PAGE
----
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The “Crazy House“ in Vietnam: remarkable artwork that surpasses people’s imagination

David Goran

Hằng Nga guesthouse, popularly known as the “Crazy House”, is an unconventional hotel in Vietnam that looks like a fairy tale castle.

It’s a remarkable piece of artwork that entirely surpasses the limits of people’s imagination. The building is the brainchild of the architect Dang Viet Nga, a Vietnamese architect and daughter of Truong Chinh, a Vietnamese communist political leader, theoretician and the president of Vietnam after Ho Chi Minh.

Left - Entrance sign. Right - A cave-shaped stairway. Photo Credit1 Photo Credit2

Left – Entrance sign. Right – A cave-shaped stairway. Photo Credit1 Photo Credit2

She received a Ph.D. in architecture from the University of Moscow and attributed the inspiration of her buildings’ design to the Spanish architect Antoni Gaudí and the natural environment surrounding the city of Da Lat. Originally built as a personal project by Dang Viet Nga, the Hang Nga Guesthouse opened in 1990 in Da Lat, Vietnam and gained immediate recognition for its unique architecture.

Designed by the eccentric Vietnamese architect and impressionist Dang Viet Nga. Photo Credit

Designed by the eccentric Vietnamese architect and impressionist Dang Viet Nga. Photo Credit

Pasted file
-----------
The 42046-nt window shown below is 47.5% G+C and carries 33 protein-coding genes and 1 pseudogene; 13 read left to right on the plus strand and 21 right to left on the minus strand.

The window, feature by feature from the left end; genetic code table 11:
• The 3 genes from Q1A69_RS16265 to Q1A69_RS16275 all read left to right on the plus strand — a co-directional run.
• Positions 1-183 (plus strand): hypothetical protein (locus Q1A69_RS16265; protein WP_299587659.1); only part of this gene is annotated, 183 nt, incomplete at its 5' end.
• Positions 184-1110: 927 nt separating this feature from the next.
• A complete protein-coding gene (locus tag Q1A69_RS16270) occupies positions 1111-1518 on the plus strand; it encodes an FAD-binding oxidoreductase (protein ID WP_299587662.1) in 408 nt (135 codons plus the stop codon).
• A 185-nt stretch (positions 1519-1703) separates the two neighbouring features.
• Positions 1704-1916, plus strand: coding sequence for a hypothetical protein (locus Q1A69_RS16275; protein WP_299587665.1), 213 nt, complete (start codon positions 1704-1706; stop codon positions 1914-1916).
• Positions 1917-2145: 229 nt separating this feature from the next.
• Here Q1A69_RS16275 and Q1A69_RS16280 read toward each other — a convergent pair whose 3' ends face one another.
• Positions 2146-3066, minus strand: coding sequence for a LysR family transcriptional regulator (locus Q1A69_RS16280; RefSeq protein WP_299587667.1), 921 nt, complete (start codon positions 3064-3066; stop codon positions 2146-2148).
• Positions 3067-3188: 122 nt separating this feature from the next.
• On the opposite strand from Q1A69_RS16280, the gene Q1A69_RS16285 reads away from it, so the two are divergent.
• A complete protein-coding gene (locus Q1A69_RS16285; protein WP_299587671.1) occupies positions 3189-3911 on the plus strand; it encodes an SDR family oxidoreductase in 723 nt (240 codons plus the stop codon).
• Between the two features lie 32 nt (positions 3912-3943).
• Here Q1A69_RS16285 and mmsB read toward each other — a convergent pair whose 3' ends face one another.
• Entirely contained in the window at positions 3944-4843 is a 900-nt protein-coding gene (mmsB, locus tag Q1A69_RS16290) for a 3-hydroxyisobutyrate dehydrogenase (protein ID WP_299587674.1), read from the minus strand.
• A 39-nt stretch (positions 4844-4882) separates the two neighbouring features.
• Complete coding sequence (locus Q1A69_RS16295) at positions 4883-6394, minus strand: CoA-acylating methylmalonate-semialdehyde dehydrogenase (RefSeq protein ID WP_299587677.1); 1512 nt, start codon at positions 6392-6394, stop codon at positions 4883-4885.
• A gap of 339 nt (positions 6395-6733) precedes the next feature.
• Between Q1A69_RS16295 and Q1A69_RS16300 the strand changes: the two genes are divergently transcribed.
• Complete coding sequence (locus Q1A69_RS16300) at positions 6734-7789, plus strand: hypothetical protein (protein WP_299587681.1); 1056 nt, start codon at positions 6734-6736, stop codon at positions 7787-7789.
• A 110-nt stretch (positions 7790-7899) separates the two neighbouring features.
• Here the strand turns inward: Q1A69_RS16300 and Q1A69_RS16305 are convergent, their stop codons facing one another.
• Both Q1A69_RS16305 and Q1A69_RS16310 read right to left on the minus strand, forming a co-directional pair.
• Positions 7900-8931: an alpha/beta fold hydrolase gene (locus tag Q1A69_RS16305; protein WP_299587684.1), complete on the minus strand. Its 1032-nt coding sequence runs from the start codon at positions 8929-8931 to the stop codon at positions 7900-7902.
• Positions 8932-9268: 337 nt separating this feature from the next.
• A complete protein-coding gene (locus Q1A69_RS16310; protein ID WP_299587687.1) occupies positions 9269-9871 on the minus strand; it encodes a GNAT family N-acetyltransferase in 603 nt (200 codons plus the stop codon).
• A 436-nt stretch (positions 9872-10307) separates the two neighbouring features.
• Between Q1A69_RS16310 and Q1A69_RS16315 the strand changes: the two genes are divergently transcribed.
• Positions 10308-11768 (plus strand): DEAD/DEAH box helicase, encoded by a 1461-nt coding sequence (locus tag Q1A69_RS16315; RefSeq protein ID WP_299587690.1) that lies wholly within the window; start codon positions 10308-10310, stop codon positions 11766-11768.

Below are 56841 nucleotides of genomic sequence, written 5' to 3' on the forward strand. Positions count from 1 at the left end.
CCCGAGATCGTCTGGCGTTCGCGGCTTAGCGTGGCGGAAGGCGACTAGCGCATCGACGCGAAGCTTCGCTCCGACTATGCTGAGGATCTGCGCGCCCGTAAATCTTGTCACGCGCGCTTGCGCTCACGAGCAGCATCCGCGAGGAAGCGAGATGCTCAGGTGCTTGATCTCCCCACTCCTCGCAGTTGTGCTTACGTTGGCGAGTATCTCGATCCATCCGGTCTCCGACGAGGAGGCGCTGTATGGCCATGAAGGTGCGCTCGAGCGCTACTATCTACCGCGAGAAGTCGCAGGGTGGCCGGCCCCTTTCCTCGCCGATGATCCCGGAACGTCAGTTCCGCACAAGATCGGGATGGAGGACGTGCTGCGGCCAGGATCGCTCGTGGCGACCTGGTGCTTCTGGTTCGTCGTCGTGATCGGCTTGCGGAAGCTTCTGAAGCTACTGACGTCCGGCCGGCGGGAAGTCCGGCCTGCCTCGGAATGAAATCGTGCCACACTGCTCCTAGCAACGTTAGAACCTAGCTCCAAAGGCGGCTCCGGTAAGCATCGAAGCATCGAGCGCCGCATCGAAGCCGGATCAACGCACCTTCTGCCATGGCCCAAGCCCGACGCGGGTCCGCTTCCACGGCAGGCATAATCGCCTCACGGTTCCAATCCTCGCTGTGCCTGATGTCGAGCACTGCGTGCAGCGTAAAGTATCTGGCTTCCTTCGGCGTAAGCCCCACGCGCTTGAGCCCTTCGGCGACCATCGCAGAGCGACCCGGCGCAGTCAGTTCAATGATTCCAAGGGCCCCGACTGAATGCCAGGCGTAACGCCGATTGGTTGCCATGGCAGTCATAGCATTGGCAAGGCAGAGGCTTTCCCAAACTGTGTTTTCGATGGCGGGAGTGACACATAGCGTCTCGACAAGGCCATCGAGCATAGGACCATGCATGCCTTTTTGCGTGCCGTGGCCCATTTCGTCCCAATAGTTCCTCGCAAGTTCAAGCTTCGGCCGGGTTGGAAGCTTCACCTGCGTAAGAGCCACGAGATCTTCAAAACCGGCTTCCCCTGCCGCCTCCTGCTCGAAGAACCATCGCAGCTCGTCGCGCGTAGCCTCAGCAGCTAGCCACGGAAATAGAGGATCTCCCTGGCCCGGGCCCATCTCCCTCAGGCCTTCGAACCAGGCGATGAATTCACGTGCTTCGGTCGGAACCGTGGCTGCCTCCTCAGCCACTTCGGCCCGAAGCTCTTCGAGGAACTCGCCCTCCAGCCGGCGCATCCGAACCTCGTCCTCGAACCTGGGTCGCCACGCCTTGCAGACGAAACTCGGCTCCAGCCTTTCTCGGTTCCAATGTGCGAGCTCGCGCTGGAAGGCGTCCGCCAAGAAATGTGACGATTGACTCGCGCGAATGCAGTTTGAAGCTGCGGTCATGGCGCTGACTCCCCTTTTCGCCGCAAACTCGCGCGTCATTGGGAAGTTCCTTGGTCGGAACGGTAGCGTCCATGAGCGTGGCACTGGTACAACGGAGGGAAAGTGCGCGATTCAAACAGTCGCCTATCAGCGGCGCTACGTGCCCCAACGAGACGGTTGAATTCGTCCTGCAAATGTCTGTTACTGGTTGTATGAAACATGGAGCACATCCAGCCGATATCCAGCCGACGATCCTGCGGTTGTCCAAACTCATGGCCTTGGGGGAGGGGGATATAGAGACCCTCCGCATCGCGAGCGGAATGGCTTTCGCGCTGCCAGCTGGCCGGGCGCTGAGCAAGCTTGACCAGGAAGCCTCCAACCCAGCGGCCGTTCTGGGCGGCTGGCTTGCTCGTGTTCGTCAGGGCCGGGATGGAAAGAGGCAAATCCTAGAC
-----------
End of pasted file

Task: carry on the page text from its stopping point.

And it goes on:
Dang Viet Nga built this unique structure entirely from personal and private funds. Photo Credit1 Photo Credit2

Dang Viet Nga built this unique structure entirely from personal and private funds. Photo Credit1 Photo Credit2

Nga’s design features odd and weird looking shapes, twist and turned tunnels, wooden carved furniture, split yet interconnected levels, branches and trunks. Rather than using standard architectural plans as blueprints, Nga used hand drawings and hired non-skilled artisans to build it.

It was designed to remind visitors of the integration of nature within a living, breathing environment. Photo Credit

It was designed to remind visitors of the integration of nature within a living, breathing environment. Photo Credit1 Photo Credit2

There are five levels and each of the ten guest rooms has a different animal theme and its own meaning. Examples include the tiger room (refers to the Chinese), the ant room (represents the Vietnamese), the eagle room (describes the American), each with decorations matching the theme.

The tiger room Photo Credit

The tiger room Photo Credit

The interiors of the buildings are eccentric and original. Furniture inside the rooms is handcrafted, and sometimes even built into the rooms themselves, to match the rooms’ nonlinear, organic shape.

Stairways and hallways inside the building are designed to resemble tunnels and caves while both the exterior and the interior of the guesthouse are created and decorated with curvy organic forms and very few right angles.

The guesthouse’s exterior is decorated with twisting organic forms. Photo Credit

The guesthouse’s exterior is decorated with curvy organic forms. Photo Credit

In 2009, the guesthouse was listed as one of the world’s ten most “bizarre” buildings in the “Chinese People's Daily“. Photo Credit

In 2009, the guesthouse was listed as one of the world’s ten most “bizarre” buildings in the “Chinese People’s Daily“. Photo Credit

 

A work still in progress... Photo Credit

A work still in progress… Photo Credit

Regarded as a “museum” of dreams, childhood and abnormality, the “Crazy House“ is a work in progress and has been expanding since its beginning in 1990. Nga has a plan to add up more constructions and finally complete the guesthouse by 2020.

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